An independent publication
If a Chinese foundry, using only Chinese equipment, produced a chip for Huawei, the U.S. could impose draconian sanctions according to the latest rules from the U.S. Commerce Department. Thet’s the plain meaning of the order:
If an entity … produces or develops an integrated circuit design utilizing specified Category 3, 4, or 5 “technology” or “software” such as Electronic Design Automation software … that foreign-produced integrated circuit design is subject to the EAR.
Only an idiot would believe that the U.S. is blocking TSMC manufacture of Huawei cell phone chips because of security fears. This is commercial rivalry. The U.S. wants to put China’s leading technology company out of business.
We will fail, of course, at a price far higher than D.C. understands. The U.S. is ready for China’s immediate countermeasures, even if Apple’s stock price falls $hundreds of billions. But the long run price will be devastating.
Giant German companies have been turning away quietly from U.S. components, just in case they become the next target of U.S. wrath. When I discovered that last year, I wrote The unbelievably high cost of the war against Huawei.
This escalation means any sensible multinational manufacturer will do what is necessary to avoid becoming a pawn in battles between the U.S. and our perceived enemies. Volkswagen, Mercedes, Toyota, Honda, and BMW sell millions of cars in China. They’d be fools to be dependent on U.S. electronic parts. Their managers are not fools. They will quietly find other suppliers, in Europe or Asia.Continue reading
Huawei is already selling the motherboard, details below. It runs Linux and connects to standard PC components. Deng Li says it will come out with the next version of Hongmeng/Harmony, possibly in August.
It runs on the Kunpeng 920, Huawei’s own processor based on ARM cores. Measured by performance, it’s a hot chip, with some tests scoring higher than Intel. On the other hand, it’s cool, drawing less power than the comparable Intel chips. It’s already widely used in servers.
ARM designs are in almost every mobile phone chip, including Huawei and Qualcomm. They draw considerably less power than Intel and numerous companies have adapted them for servers.Continue reading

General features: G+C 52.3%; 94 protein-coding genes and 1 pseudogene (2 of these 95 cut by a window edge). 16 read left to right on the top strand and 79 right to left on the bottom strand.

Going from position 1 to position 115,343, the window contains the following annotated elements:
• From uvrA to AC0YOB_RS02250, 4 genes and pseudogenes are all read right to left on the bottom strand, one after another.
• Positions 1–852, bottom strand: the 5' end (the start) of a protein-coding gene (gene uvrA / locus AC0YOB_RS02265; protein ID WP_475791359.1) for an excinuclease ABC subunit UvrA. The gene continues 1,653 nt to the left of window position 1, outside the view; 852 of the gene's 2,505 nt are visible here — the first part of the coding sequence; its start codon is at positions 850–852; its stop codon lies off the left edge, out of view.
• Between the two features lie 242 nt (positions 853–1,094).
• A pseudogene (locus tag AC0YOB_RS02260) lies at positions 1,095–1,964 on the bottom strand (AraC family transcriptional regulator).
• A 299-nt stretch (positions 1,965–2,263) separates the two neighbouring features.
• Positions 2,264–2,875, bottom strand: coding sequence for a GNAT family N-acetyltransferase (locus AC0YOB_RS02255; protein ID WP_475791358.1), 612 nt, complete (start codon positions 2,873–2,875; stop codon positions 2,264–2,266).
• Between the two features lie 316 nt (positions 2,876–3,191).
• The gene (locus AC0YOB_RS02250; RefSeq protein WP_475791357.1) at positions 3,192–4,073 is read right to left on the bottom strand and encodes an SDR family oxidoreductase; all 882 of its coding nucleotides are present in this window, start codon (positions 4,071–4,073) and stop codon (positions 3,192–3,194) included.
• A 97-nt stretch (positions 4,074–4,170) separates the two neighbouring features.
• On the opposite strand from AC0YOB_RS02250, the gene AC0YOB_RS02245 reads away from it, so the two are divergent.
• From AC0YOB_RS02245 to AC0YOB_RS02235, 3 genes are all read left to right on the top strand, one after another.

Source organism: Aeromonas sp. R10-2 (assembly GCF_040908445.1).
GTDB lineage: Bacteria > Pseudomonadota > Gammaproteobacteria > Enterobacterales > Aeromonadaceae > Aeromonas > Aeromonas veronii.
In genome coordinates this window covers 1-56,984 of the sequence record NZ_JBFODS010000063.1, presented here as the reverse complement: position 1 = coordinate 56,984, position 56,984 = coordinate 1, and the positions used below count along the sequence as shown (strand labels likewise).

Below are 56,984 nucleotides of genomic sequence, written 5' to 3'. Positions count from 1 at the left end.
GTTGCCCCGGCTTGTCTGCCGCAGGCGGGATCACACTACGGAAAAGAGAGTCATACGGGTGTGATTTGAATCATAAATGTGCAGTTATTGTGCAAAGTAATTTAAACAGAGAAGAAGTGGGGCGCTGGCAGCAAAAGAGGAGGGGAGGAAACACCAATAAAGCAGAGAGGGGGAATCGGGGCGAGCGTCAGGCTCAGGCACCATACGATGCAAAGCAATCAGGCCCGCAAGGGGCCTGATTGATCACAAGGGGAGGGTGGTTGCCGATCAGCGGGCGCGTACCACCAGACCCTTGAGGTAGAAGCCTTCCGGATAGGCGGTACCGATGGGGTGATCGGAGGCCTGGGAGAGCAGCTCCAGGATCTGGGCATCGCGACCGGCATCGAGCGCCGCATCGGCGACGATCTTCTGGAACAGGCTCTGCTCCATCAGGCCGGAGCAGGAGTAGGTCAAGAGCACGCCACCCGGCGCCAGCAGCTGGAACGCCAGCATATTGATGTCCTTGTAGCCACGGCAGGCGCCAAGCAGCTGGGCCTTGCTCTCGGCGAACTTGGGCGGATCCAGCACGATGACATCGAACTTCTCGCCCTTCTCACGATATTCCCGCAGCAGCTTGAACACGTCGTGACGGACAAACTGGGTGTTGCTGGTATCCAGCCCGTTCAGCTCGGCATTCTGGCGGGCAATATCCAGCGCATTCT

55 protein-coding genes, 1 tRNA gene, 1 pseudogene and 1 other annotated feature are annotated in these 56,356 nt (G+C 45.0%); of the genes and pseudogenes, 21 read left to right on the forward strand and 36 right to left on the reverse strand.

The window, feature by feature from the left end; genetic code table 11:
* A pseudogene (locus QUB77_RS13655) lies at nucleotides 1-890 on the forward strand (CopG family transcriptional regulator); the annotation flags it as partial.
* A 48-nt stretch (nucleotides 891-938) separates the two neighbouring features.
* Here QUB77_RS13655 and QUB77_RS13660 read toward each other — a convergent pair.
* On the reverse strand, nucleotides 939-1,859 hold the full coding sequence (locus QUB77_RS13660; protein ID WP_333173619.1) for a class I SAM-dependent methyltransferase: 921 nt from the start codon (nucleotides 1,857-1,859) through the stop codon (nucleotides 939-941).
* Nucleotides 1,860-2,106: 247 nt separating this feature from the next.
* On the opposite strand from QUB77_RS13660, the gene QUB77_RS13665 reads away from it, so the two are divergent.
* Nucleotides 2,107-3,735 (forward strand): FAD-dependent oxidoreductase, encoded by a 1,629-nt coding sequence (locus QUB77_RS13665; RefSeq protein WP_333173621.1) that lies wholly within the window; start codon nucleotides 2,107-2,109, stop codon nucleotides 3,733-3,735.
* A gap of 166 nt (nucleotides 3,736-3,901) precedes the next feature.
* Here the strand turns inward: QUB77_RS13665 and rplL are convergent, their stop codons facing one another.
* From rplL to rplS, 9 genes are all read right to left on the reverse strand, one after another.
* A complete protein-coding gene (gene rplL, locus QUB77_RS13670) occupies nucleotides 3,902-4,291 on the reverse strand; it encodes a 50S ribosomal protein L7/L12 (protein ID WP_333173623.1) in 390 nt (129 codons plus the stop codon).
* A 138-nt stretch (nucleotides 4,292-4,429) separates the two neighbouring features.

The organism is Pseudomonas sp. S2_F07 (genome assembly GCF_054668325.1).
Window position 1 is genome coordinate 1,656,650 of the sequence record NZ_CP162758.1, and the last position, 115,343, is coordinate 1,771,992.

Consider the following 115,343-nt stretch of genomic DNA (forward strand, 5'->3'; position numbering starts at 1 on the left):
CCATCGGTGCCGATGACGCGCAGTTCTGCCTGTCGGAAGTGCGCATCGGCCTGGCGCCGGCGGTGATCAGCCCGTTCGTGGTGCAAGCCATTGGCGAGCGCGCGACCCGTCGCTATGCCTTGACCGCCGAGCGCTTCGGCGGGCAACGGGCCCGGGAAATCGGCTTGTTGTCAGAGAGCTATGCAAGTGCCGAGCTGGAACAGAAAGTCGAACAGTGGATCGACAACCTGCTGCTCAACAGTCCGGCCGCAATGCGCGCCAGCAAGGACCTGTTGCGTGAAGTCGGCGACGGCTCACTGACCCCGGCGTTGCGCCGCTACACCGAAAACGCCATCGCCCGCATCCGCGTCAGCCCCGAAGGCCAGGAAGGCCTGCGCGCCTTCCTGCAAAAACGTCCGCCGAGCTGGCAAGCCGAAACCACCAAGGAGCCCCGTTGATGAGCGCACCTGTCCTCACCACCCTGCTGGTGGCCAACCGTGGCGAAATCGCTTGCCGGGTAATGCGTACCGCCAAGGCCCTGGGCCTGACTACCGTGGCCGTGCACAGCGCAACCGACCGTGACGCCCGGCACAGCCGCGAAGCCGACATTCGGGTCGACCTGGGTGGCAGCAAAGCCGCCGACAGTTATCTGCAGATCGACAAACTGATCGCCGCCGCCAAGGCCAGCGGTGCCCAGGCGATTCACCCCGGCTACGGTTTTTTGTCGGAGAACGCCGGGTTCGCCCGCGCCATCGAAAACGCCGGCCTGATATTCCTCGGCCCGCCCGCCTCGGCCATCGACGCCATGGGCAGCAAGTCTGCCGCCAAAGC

China’s telcos have deployed over 200,000 5G cells and sold 50 million contacts, easily twice as many as the entire rest of the world. Many lessons have been learned.
There is no book or magazine article yet that reports what 5G requires in practice. I can only cover a small part of the industry’s experience.
Steven Zheng and Leo Liu of Huawei will speak. Huawei supplied about half the systems. James Crawshaw of Omdia/Informa will present results from an operator survey.
There’s much to learn. https://www.lightreading.com/webinar.asp?webinar_id=1618Continue reading
Huawei calls them “Book RRUs.” They are small, cheap (low thousands and falling), and designed to go everywhere you need a signal. Lightpoles (as pictured), office ceilings, large classrooms, …
The units pictured have 8 antennas (4T4R) and a laboratory speed of a gigabit using 100 MHz of spectrum. Huawei claims reach of about 150 meters up to 50 meters high. (3D networking.)
Radios like this need to be managed through a central BBU – baseband unit. Huawei has been investing in improved software for the BBU.Continue reading
Theorists claim a “cell-free” wireless system can roughly double the capacity in the same amount of spectrum. UNICOM is now deploying D-Massive MIMO in indoor locations like stadiums and railroad stations. Multiple Huawei Lampsite 5G are joined together in a “Distributed Indoor System.” The Chinese telcos are looking for indoor units that cost in the low four figures, much less than current “small cells.”
Rather than each Lampsite being a traditional cell, they are all managed in coordination. Up to 64 receive & 64 transmit antennas are centrally managed and optimized.